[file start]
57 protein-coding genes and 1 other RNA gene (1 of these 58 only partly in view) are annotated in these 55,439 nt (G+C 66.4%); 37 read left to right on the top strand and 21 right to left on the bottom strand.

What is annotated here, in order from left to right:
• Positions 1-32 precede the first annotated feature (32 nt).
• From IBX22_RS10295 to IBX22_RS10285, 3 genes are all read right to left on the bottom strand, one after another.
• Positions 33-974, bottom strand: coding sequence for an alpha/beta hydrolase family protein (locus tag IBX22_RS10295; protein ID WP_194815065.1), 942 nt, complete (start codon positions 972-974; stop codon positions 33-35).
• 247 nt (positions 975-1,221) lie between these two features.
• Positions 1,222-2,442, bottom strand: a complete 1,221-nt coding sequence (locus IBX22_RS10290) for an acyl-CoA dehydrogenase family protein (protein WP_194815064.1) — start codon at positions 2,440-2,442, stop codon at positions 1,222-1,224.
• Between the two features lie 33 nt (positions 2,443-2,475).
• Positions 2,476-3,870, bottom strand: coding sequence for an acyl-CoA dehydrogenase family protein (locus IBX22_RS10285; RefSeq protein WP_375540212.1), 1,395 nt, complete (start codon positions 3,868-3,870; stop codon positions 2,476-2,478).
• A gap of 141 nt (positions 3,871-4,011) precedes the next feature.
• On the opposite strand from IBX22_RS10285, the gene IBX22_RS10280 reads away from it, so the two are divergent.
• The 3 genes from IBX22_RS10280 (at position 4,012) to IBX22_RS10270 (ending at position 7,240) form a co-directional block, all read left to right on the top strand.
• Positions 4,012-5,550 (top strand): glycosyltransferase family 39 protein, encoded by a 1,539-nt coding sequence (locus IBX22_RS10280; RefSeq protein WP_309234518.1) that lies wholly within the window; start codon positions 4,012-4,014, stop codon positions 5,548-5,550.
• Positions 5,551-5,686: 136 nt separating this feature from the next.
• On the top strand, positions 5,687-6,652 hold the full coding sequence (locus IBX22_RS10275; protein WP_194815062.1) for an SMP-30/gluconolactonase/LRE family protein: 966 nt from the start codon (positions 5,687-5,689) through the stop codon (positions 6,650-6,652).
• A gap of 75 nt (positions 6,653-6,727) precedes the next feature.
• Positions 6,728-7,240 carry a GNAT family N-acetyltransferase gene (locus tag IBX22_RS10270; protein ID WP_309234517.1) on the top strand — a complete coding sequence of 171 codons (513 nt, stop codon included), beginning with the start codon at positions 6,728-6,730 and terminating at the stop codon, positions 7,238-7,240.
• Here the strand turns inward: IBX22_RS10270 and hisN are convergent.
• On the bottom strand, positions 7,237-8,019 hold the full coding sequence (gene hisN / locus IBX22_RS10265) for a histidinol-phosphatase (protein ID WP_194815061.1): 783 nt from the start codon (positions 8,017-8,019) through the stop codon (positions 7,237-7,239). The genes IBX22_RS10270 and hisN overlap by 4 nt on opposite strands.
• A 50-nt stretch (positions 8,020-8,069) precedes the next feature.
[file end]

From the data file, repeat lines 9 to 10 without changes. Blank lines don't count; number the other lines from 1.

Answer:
• Positions 2,476-3,870, bottom strand: coding sequence for an acyl-CoA dehydrogenase family protein (locus IBX22_RS10285; RefSeq protein WP_375540212.1), 1,395 nt, complete (start codon positions 3,868-3,870; stop codon positions 2,476-2,478).
• A gap of 141 nt (positions 3,871-4,011) precedes the next feature.